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News Update on Protease Inhibitors

By Joel E. Gallant, M.D., M.P.H.

March 1996

Some of the most exciting news from the 3rd Conference on Retroviruses and Opportunistic Infection involved the new protease inhibitors. It was standing-room-only at the oral presentations, and you even had to wait your turn to read the posters. Once the fuss over Magic Johnson had subsided, even the press caught on, and for once, so did their enthusiasm.

Preliminary data from an ongoing study of combination therapy using indinavir (Crixivan, Merck) were presented by R. Gulick from New York University. Ninety-seven patients with at least six months of prior AZT therapy, CD4 counts between 50 and 400, and plasma RNA>20,000 copies/ml (median 40,000 copies/ml) were randomized to receive indinavir monotherapy (800 mg tid), AZT/3TC, or the combination of AZT, 3TC, and indinavir. Patients randomized to receive AZT/3TC had mean reduction in viral load of 1.4, which had decreased to 0.6 by 24 weeks. In contrast, those on indinavir monotherapy had a 1.6 log reduction in plasma RNA (1.3 at 24 weeks), and those on the triple combinations regimen had a greater than 2 log reduction, which was sustained at 24 weeks. of these, over 85% had a reduction in viral load below the limit of detection by the Roche Assay (500 copies/ml), compared to 40% and 20% in the indinavir and AZT/3TC arms, respectively. Participants in the two indinavir containing arms had CD4 cell count increases of approximately 100 cells/mm 3, compared to 30 to 40 in the AZT/3TC arm.

Results of a phase II study of indinavir monotherapy versus AZT/ddI versus the combination of all three drugs were also presented. The study was conducted in 79 antiretroviral therapy-naive patients with CD4 cell counts < 500, and plasma RNA > 20,000 copies/ml (mean 102,000 copies/ml). Patients taking triple drug therapy had a maximum 2.9 log decrease in plasma RNA, which was sustained at approximately 2.5 logs throughout the 24 weeks study. Only 20% of the patients randomized to the AZT/ddI arm had a 2 log decline. 59% of the patients on triple therapy had plasma RNA below the limit of detection (200 copies/ml in this study) at some point during the trial, compared with 10 to 20 percent in the other arms.

The most common adverse event associated with indinavir is indirect hyperbilirubinemia, which does not appear to be clinically significant. Nephrolithiasis, although less common, is also associated with indinavir therapy, and patients taking the drug should take precautions to maintain adequate hydration.

J. Leonard from Abbott Laboratories presented results from a study in which ritonavir (Norvir, Abbott) 600 mg bid or placebo was added to existing antiretroviral therapy. Participants had CD4 counts < 100 cells/mm 3 (median 20) and must have had greater than 9 months of prior antiretroviral therapy with approved agents. although current therapy was not a requirement of the study. Viral loads were > 15,000 copies/ml by the Roche assay (mean approximately 200,000 copies). Over 1000 patients participated in this study, which demonstrated significant differences in clinical endpoints as early as 10 days. There was a 58% reduction in AIDS-indicator conditions or death with ritonavir compared tot placebo (16% versus 33%), with a relative risk of 0.435 (p<.001). There were 26 deaths (4.8%) among ritonavir recipients versus 46 (8.4%) in those on placebo (p=0.021). Viral load measurements were available in a subset of 168 patients. There was a maximum decrease of 1.3 logs in the ritonavir group, which peaked at 2 weeks, and returned to 0.6 logs at 16 weeks. (There was no change in patients on placebo.) Both CD4 and CD8 cell counts increased in patients taking ritonavir, with an increase of 40 and 200-300 cells/ 3, respectively. In contrast, CD4 cell counts did not change in placebo recipients, and CD8 cell counts declined by 50 cells.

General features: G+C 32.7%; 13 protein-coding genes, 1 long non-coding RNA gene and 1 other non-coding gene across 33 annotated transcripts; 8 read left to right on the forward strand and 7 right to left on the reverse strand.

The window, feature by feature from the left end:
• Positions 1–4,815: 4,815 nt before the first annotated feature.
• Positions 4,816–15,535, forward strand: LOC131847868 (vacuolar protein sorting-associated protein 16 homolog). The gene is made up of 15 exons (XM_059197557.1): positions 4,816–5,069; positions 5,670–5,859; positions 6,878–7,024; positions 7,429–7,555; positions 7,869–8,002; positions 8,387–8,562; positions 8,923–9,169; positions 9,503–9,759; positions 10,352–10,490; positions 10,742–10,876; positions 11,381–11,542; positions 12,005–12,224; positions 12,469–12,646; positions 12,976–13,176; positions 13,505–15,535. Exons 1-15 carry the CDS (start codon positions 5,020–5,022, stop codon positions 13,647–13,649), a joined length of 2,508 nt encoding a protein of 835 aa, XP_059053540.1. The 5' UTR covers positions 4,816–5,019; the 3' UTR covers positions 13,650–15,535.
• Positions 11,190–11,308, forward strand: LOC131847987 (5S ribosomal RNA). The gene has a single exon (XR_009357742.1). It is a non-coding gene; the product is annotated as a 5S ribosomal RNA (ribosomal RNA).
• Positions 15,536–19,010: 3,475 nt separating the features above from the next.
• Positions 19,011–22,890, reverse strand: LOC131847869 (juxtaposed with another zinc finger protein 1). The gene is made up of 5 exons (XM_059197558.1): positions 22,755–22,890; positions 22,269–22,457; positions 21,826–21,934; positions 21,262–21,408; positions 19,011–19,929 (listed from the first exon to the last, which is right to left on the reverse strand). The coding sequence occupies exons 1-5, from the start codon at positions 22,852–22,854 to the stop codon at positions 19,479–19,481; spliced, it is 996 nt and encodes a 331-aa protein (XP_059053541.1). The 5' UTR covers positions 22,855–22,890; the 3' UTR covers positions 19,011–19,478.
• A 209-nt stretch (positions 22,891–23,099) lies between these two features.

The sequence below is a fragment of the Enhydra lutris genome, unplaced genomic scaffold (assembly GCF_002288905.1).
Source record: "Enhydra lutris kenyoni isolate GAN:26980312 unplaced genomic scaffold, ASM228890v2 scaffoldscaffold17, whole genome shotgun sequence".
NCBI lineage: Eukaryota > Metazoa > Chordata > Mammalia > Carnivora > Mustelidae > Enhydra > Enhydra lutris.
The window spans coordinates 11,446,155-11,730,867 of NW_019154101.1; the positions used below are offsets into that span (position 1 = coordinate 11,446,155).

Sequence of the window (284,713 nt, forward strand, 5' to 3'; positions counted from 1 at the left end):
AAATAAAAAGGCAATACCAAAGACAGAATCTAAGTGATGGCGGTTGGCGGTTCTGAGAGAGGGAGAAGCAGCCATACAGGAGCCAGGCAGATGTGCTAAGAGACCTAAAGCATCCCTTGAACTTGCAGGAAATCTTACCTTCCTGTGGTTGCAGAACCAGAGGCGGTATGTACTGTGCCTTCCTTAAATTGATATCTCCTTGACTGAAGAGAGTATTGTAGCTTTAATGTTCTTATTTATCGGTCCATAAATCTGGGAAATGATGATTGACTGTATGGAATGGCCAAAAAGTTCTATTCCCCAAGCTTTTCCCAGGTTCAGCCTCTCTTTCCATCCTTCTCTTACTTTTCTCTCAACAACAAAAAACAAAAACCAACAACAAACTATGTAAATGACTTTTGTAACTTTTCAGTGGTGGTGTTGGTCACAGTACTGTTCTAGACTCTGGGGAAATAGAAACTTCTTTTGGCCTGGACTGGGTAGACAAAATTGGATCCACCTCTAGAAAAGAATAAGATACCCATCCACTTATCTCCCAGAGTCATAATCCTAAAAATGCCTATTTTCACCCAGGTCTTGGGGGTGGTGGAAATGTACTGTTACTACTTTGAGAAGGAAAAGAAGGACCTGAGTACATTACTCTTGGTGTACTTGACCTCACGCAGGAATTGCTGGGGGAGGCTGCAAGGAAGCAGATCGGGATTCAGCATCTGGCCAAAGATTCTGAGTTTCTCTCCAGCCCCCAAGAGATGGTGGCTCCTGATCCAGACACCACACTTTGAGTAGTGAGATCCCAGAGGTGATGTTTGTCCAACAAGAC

There was little discussion of saquinavir (Invirase, Roche) at the Washington meetings. Although the drug has been approved by the FDA, enthusiasm has been tempered by its poor bioavailability, which results in lower efficacy compared to other protease inhibitors. However, there is evidence that bioavailability and efficacy can be improved by giving it in combination with ritonavir, and further clinical studies using this combination are planned.

The FDA has just approved both ritonavir and indinavir the beginning of March, so these powerful new agents will now be part of our armamentarioum. They will be most appropriately used in combination with nucleoside analogs, since resistance develops more rapidly with monotherapy. A number of questions, however, remain unanswered. What is the best nucleoside or nucleosides to use with these agents? At what CD4 count or plasm RNA level should therapy be initiated or changed? how will cross-resistance between protease inhibitors affect later therapy? And perhaps more importantly, how will we pay for double and triple-drug combinations containing these expensive new agents? The enthusiasm and renewed optimism generated by the development of the protease inhibitors is certainly justified, but we will need to continue to learn about them as we use them to treat our patients.

This article was provided by Johns Hopkins AIDS Service. It is a part of the publication Moore News for Care Providers. You can find this article online by typing this address into your Web browser:

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